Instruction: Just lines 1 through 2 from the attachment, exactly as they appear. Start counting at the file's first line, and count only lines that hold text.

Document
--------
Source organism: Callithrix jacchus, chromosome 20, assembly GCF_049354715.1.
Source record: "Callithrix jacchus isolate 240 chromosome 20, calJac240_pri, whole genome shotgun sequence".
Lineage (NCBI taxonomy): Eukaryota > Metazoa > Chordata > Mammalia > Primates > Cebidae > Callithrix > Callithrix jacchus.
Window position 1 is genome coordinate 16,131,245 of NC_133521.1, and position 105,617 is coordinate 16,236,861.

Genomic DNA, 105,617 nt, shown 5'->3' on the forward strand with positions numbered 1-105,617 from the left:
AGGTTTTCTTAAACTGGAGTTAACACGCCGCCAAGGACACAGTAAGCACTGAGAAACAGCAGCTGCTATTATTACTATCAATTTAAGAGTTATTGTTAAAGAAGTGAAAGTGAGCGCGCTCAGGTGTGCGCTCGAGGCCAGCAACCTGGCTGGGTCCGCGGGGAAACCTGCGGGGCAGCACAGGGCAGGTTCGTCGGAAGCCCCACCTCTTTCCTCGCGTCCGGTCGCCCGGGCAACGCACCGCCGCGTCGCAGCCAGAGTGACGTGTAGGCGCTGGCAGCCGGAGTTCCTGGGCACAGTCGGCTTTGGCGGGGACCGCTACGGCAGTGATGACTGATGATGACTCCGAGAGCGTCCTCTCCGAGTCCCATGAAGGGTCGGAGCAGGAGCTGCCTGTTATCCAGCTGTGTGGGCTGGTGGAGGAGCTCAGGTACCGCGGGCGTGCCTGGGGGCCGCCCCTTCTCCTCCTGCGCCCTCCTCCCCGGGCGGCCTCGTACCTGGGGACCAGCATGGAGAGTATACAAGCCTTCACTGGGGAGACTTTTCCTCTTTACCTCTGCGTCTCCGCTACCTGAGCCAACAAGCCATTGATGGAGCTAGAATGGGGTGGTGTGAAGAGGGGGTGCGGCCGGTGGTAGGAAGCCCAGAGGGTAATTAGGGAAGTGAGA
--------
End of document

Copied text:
Source organism: Callithrix jacchus, chromosome 20, assembly GCF_049354715.1.
Source record: "Callithrix jacchus isolate 240 chromosome 20, calJac240_pri, whole genome shotgun sequence".